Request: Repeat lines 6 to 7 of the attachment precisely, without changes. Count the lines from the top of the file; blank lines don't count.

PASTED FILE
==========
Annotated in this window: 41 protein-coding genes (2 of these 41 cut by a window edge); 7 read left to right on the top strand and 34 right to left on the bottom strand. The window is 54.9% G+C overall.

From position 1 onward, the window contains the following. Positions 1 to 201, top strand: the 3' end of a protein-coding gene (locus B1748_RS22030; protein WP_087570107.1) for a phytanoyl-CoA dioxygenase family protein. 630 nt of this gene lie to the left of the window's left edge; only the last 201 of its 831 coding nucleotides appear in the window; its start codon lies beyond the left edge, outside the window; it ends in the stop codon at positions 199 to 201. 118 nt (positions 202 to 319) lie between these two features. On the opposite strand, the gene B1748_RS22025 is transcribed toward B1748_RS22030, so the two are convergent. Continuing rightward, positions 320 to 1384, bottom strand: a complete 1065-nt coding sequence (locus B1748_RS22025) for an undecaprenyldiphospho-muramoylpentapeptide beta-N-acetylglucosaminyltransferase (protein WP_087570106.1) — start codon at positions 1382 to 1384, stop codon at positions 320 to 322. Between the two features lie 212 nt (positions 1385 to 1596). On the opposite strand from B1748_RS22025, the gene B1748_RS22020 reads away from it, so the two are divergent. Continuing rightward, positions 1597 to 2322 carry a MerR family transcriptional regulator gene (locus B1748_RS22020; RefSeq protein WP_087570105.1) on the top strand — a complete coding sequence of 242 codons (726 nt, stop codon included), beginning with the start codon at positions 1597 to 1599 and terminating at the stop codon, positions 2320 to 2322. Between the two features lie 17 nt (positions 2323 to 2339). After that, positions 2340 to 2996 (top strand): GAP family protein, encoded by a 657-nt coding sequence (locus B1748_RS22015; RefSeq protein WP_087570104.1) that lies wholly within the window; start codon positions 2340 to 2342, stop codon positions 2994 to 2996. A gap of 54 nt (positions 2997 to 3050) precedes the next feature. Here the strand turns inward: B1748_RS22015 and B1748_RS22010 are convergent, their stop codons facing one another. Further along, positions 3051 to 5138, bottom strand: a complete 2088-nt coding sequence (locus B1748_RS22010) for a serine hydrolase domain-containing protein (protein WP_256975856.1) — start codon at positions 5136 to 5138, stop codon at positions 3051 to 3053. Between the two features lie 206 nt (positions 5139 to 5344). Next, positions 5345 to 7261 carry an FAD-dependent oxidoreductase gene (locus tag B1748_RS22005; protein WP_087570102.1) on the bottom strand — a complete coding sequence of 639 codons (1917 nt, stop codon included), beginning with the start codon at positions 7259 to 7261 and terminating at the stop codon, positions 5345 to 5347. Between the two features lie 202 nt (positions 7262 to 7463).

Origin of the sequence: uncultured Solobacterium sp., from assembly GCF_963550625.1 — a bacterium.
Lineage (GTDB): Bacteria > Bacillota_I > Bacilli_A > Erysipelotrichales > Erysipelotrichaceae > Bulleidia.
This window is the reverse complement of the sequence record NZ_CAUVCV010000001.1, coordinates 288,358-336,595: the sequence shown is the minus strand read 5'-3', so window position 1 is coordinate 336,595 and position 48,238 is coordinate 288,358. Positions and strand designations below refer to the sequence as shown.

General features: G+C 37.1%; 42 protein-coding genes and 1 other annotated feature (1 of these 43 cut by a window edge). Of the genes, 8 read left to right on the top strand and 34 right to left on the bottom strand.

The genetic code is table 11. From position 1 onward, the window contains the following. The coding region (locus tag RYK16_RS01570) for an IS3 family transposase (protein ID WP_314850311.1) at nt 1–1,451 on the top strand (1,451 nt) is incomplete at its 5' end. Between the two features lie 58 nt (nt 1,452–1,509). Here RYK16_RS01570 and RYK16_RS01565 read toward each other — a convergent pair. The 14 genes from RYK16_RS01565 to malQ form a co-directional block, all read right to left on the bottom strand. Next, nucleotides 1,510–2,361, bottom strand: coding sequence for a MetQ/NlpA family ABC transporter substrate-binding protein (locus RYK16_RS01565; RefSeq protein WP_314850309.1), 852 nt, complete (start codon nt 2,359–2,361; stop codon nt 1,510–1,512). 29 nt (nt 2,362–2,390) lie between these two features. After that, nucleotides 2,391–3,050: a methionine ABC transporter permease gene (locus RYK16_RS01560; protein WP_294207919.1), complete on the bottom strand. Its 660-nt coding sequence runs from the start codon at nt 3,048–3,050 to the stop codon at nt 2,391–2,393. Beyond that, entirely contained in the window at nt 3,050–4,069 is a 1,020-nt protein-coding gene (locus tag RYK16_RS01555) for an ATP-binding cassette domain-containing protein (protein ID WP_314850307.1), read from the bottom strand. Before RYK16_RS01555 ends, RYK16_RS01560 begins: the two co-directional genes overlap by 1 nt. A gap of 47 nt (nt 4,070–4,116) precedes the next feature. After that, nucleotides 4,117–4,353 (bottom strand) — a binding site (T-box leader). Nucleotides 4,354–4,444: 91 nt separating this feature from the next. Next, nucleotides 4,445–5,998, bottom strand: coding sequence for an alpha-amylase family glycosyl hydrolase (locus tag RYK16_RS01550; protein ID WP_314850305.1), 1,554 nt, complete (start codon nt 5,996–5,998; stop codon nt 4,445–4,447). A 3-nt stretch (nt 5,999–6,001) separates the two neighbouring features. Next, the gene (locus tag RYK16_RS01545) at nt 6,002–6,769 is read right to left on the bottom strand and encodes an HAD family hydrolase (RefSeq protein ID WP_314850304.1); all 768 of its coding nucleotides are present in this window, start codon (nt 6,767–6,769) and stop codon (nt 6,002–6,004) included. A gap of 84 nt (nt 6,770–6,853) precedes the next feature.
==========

General features: G+C 37.1%; 42 protein-coding genes and 1 other annotated feature (1 of these 43 cut by a window edge). Of the genes, 8 read left to right on the top strand and 34 right to left on the bottom strand.

The genetic code is table 11. From position 1 onward, the window contains the following. The coding region (locus tag RYK16_RS01570) for an IS3 family transposase (protein ID WP_314850311.1) at nt 1–1,451 on the top strand (1,451 nt) is incomplete at its 5' end. Between the two features lie 58 nt (nt 1,452–1,509). Here RYK16_RS01570 and RYK16_RS01565 read toward each other — a convergent pair. The 14 genes from RYK16_RS01565 to malQ form a co-directional block, all read right to left on the bottom strand. Next, nucleotides 1,510–2,361, bottom strand: coding sequence for a MetQ/NlpA family ABC transporter substrate-binding protein (locus RYK16_RS01565; RefSeq protein WP_314850309.1), 852 nt, complete (start codon nt 2,359–2,361; stop codon nt 1,510–1,512). 29 nt (nt 2,362–2,390) lie between these two features. After that, nucleotides 2,391–3,050: a methionine ABC transporter permease gene (locus RYK16_RS01560; protein WP_294207919.1), complete on the bottom strand. Its 660-nt coding sequence runs from the start codon at nt 3,048–3,050 to the stop codon at nt 2,391–2,393. Beyond that, entirely contained in the window at nt 3,050–4,069 is a 1,020-nt protein-coding gene (locus tag RYK16_RS01555) for an ATP-binding cassette domain-containing protein (protein ID WP_314850307.1), read from the bottom strand. Before RYK16_RS01555 ends, RYK16_RS01560 begins: the two co-directional genes overlap by 1 nt. A gap of 47 nt (nt 4,070–4,116) precedes the next feature. After that, nucleotides 4,117–4,353 (bottom strand) — a binding site (T-box leader). Nucleotides 4,354–4,444: 91 nt separating this feature from the next. Next, nucleotides 4,445–5,998, bottom strand: coding sequence for an alpha-amylase family glycosyl hydrolase (locus tag RYK16_RS01550; protein ID WP_314850305.1), 1,554 nt, complete (start codon nt 5,996–5,998; stop codon nt 4,445–4,447). A 3-nt stretch (nt 5,999–6,001) separates the two neighbouring features. Next, the gene (locus tag RYK16_RS01545) at nt 6,002–6,769 is read right to left on the bottom strand and encodes an HAD family hydrolase (RefSeq protein ID WP_314850304.1); all 768 of its coding nucleotides are present in this window, start codon (nt 6,767–6,769) and stop codon (nt 6,002–6,004) included. A gap of 84 nt (nt 6,770–6,853) precedes the next feature.